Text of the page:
Hello! My name is Krystal Boyea, I am 26 years old, and I am from the tiny, 166 square mile, island of Barbados, located in the Caribbean. After completing High School in Barbados, I moved to the Canada, to study Environmental Science at the University of Toronto. Upon my return home in 2010, I realized that the environment was not my passion. I am now completing my Masters in Public Health at the University of the West Indies, Cave Hill Campus, in Barbados. Diabetes is not only my everyday life, my 24/7…it is also my passion and I am excited to make positive change in the Caribbean!
I was diagnosed with Type 1 Diabetes on January 18th 1998. The memory of this day and the days following are still fresh in my memory. I was 10 years old…and didn’t quite understand what having diabetes really meant. My first experience of living with diabetes, was my first day back at school after the diagnosis. No more mom and dad to help me, I had to face this disease alone. I remember having to explain to my principle, my teacher and my class what diabetes was. Lunchtime was where it all got difficult. It felt like everything was the same except for me…the same friends to eat lunch with, the same tree where we sheltered, but a different me. I remember opening my lunchbox and comparing what I had to what my friends had…no sweets, no snacks. My friends did not understand, and some people teased.
Living in a region that boasts of some of the highest rates of amputations and other diabetes related complications is honestly not easy. I am constantly reminded of the possibility of a future without sight, the ability to walk, with kidney failure and other problems. Yes I do everything I can to make sure I take care of myself, but I can’t help think…would that be my future as well?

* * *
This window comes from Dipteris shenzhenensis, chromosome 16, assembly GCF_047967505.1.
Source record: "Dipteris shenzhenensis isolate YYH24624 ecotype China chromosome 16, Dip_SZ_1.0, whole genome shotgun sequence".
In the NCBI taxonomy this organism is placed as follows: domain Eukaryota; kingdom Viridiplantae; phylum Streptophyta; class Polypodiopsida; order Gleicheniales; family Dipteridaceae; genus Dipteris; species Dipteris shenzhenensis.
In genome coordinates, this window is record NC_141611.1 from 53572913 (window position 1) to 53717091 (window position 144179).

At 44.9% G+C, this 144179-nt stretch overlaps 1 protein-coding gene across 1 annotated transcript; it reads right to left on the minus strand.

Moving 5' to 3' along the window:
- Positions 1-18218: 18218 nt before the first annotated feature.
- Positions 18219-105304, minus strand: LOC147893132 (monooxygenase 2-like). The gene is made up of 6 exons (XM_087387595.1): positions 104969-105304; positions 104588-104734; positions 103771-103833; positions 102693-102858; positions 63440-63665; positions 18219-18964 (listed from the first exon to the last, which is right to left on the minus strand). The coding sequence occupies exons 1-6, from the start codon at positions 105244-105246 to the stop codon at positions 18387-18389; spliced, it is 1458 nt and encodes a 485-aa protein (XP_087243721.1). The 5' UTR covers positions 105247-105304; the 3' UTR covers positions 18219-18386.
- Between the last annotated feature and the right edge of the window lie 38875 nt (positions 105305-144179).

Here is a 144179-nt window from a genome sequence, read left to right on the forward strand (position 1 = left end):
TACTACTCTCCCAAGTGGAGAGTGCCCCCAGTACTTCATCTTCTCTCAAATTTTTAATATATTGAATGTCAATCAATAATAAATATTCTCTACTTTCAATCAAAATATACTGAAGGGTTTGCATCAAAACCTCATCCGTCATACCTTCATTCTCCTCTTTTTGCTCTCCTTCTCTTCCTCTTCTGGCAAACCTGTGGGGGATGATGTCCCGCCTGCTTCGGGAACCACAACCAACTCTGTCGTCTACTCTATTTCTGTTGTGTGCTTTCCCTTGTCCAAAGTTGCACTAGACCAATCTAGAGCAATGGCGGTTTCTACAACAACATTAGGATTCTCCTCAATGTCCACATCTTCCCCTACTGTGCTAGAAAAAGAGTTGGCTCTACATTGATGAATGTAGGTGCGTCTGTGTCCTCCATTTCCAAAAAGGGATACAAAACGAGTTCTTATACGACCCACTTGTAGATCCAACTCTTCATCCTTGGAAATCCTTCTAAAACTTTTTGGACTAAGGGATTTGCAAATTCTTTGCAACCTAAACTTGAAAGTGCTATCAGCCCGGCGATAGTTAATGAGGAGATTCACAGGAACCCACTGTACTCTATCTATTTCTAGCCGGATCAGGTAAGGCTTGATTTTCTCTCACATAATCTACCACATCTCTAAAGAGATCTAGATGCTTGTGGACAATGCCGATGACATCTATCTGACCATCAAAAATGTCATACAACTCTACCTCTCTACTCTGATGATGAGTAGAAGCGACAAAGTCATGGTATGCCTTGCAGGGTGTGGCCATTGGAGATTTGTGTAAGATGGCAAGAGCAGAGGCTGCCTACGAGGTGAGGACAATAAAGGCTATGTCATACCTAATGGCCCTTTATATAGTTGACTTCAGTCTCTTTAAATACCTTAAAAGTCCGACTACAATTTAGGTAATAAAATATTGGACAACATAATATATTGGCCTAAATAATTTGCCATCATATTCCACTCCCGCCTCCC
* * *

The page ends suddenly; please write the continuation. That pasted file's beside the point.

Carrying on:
Managing my diabetes is not a challenge, it is difficult, but doable…my challenge is living on and island where people don’t understand. I wear the omnipod insulin pump on my arm, back or stomach, and in the hot Caribbean, this is often visible. People stare, point and ask ridiculous questions about it. This reminds me that I am different. Also, because of the stigma associated with diabetes here, I don’t have any friends with it, so it often gets lonely.
Attending the YLD Congress in Dubai changed my life! I was given a new outlook on life. I was honored to be elected to be the Youth Regional Representative for the North American and Caribbean Region. Through my work with the YLD, the IDF and my Member Association my goal is to be a spokesperson for diabetes. I know what a lonely experience it can be to live with diabetes in Caribbean and I want to offer support in any way possible to all young people in the region.
Currently within the Diabetes Association of Barbados, there is no youth arm. Looking also to the rest of the Caribbean, youth with diabetes is not a focus. This is my goal! To make youth with diabetes a focus in the Caribbean!
Even though youth is my focus, I personally am making it my goal to do all I can to help in regards to Diabetes in Barbados, Type 1 or Type 2, the need is there. I truly believe that the people of the Caribbean, whether young or old, Type 1 or Type 2, can be role models for the rest of the world, and I AM WILLING TO START THE TREND.
Upon my return home from Dubai, I was motivated to start a Youth Arm Committee at the Diabetes Association of Barbados- BLUEPRINT BARBADOS. This small group of young persons, none of whom have diabetes other than myself, all have an interest in making change in Diabetes here in Barbados. We as a group are working together to increase awareness about the disease. This is my current project. Through video stories, social media campaigns, and events we hope to transform the way Barbadian and by extension Caribbean people view diabetes! Its time for change…and we, the youth are ready!